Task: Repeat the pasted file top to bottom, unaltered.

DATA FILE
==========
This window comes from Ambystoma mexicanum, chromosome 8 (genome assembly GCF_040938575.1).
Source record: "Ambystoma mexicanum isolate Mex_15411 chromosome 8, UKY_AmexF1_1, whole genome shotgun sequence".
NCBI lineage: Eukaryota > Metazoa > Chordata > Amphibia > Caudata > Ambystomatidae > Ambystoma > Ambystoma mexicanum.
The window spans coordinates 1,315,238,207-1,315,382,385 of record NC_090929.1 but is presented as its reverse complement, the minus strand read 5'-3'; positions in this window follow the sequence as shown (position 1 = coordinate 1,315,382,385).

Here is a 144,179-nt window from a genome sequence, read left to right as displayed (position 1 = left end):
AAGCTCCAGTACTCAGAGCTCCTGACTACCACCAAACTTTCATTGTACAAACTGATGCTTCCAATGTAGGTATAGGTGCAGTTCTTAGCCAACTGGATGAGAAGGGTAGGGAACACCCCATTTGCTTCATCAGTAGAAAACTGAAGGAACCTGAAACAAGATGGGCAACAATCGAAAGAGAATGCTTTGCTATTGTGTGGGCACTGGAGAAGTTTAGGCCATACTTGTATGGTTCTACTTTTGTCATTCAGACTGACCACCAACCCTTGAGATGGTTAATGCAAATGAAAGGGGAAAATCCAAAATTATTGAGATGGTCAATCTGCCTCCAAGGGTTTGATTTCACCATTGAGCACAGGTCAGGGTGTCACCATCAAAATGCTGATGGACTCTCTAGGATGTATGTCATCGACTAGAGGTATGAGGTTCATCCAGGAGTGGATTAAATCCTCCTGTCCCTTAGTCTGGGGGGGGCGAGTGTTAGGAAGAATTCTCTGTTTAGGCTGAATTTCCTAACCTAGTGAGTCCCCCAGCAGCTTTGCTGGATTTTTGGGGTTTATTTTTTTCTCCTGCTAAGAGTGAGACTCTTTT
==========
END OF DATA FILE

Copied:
This window comes from Ambystoma mexicanum, chromosome 8 (genome assembly GCF_040938575.1).
Source record: "Ambystoma mexicanum isolate Mex_15411 chromosome 8, UKY_AmexF1_1, whole genome shotgun sequence".
NCBI lineage: Eukaryota > Metazoa > Chordata > Amphibia > Caudata > Ambystomatidae > Ambystoma > Ambystoma mexicanum.
The window spans coordinates 1,315,238,207-1,315,382,385 of record NC_090929.1 but is presented as its reverse complement, the minus strand read 5'-3'; positions in this window follow the sequence as shown (position 1 = coordinate 1,315,382,385).

Here is a 144,179-nt window from a genome sequence, read left to right as displayed (position 1 = left end):
AAGCTCCAGTACTCAGAGCTCCTGACTACCACCAAACTTTCATTGTACAAACTGATGCTTCCAATGTAGGTATAGGTGCAGTTCTTAGCCAACTGGATGAGAAGGGTAGGGAACACCCCATTTGCTTCATCAGTAGAAAACTGAAGGAACCTGAAACAAGATGGGCAACAATCGAAAGAGAATGCTTTGCTATTGTGTGGGCACTGGAGAAGTTTAGGCCATACTTGTATGGTTCTACTTTTGTCATTCAGACTGACCACCAACCCTTGAGATGGTTAATGCAAATGAAAGGGGAAAATCCAAAATTATTGAGATGGTCAATCTGCCTCCAAGGGTTTGATTTCACCATTGAGCACAGGTCAGGGTGTCACCATCAAAATGCTGATGGACTCTCTAGGATGTATGTCATCGACTAGAGGTATGAGGTTCATCCAGGAGTGGATTAAATCCTCCTGTCCCTTAGTCTGGGGGGGGCGAGTGTTAGGAAGAATTCTCTGTTTAGGCTGAATTTCCTAACCTAGTGAGTCCCCCAGCAGCTTTGCTGGATTTTTGGGGTTTATTTTTTTCTCCTGCTAAGAGTGAGACTCTTTT